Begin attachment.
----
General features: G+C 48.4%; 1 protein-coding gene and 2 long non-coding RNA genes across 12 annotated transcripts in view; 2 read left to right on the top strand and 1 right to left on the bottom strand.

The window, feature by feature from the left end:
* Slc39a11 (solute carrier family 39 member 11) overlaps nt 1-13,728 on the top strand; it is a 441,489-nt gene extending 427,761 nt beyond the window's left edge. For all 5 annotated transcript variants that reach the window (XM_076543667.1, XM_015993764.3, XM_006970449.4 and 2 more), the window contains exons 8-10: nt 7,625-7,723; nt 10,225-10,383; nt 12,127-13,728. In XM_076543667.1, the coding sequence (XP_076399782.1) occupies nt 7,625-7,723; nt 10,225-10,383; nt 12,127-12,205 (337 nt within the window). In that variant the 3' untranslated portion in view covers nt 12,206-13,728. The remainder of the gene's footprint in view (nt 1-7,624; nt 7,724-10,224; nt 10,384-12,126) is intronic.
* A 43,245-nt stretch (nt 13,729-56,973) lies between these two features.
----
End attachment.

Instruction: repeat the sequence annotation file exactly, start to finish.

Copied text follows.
General features: G+C 48.4%; 1 protein-coding gene and 2 long non-coding RNA genes across 12 annotated transcripts in view; 2 read left to right on the top strand and 1 right to left on the bottom strand.

The window, feature by feature from the left end:
* Slc39a11 (solute carrier family 39 member 11) overlaps nt 1-13,728 on the top strand; it is a 441,489-nt gene extending 427,761 nt beyond the window's left edge. For all 5 annotated transcript variants that reach the window (XM_076543667.1, XM_015993764.3, XM_006970449.4 and 2 more), the window contains exons 8-10: nt 7,625-7,723; nt 10,225-10,383; nt 12,127-13,728. In XM_076543667.1, the coding sequence (XP_076399782.1) occupies nt 7,625-7,723; nt 10,225-10,383; nt 12,127-12,205 (337 nt within the window). In that variant the 3' untranslated portion in view covers nt 12,206-13,728. The remainder of the gene's footprint in view (nt 1-7,624; nt 7,724-10,224; nt 10,384-12,126) is intronic.
* A 43,245-nt stretch (nt 13,729-56,973) lies between these two features.